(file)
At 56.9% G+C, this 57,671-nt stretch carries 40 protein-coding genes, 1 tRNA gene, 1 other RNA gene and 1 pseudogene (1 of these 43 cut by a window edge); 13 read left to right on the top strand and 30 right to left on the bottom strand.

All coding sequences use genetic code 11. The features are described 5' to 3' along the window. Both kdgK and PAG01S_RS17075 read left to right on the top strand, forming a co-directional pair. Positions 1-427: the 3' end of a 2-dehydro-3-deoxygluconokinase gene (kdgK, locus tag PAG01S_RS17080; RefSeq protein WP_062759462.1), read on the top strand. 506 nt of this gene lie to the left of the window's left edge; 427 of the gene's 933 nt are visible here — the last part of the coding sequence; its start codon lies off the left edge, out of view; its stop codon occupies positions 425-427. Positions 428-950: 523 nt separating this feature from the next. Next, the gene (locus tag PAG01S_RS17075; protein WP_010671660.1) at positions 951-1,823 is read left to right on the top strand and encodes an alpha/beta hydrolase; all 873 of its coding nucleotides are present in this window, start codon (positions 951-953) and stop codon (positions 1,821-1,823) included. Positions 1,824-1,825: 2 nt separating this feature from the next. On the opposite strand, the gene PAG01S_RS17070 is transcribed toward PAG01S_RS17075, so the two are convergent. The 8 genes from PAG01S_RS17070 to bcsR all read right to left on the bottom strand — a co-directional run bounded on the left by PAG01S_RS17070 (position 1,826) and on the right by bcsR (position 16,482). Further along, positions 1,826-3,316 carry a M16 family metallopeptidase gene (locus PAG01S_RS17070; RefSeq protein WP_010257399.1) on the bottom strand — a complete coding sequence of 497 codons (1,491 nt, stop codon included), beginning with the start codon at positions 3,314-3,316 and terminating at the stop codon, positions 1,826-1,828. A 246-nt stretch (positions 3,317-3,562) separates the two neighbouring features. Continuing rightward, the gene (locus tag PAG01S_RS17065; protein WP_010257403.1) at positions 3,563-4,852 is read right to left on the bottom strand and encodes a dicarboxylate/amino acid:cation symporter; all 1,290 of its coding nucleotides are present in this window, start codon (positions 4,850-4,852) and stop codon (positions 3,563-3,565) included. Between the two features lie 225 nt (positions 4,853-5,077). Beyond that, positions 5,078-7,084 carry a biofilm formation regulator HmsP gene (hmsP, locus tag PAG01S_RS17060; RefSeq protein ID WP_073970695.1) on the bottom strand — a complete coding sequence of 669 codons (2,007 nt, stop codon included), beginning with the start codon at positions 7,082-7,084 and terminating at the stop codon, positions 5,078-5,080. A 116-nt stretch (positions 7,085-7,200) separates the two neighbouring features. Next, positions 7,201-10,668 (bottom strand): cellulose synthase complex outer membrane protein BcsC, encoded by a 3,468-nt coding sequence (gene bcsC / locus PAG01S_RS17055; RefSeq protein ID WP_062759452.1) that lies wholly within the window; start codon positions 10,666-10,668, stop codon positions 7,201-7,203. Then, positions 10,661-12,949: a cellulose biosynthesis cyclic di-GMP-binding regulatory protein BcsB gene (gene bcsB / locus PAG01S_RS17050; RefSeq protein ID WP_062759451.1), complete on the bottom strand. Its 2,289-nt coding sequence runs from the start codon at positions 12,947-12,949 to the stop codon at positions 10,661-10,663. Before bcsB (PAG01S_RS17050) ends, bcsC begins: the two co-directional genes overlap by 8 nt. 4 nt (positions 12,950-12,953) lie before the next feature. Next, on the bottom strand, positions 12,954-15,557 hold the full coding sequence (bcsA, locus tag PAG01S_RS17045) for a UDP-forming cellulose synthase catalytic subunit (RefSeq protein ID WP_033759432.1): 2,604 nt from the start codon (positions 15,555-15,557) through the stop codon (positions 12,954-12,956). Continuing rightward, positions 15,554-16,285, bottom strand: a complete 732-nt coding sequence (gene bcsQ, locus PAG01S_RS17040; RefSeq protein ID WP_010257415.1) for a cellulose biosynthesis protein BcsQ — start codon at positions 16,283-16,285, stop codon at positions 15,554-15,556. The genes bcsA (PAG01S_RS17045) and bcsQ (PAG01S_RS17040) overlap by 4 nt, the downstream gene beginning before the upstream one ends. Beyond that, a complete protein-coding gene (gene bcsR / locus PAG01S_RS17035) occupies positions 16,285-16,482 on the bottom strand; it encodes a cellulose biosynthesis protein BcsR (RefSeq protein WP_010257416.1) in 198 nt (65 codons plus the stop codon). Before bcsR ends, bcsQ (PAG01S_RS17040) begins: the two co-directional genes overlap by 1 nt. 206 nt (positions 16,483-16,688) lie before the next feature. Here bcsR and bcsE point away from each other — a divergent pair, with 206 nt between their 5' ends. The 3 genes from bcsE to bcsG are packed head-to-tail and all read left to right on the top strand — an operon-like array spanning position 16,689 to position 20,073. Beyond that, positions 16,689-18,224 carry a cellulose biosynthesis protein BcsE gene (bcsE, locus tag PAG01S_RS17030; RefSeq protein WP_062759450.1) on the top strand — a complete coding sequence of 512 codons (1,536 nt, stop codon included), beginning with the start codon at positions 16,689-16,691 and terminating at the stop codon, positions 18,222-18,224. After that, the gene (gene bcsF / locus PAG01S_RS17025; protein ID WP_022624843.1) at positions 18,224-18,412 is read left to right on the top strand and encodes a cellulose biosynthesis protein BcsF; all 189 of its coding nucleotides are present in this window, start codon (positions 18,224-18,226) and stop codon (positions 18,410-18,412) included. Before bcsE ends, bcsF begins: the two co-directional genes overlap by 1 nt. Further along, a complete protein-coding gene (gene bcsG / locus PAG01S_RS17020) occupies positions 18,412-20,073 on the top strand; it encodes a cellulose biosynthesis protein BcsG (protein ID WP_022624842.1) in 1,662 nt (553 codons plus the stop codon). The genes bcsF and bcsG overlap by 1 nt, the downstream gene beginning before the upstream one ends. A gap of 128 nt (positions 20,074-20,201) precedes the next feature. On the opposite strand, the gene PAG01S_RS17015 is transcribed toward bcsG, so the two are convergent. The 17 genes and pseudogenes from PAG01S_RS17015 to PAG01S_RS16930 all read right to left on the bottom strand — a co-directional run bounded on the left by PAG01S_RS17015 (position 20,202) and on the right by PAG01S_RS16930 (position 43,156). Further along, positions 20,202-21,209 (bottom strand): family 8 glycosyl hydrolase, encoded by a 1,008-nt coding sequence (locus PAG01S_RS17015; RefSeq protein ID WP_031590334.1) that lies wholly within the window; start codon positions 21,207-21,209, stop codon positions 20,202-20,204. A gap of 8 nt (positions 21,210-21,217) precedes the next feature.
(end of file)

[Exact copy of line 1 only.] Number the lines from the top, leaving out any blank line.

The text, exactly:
At 56.9% G+C, this 57,671-nt stretch carries 40 protein-coding genes, 1 tRNA gene, 1 other RNA gene and 1 pseudogene (1 of these 43 cut by a window edge); 13 read left to right on the top strand and 30 right to left on the bottom strand.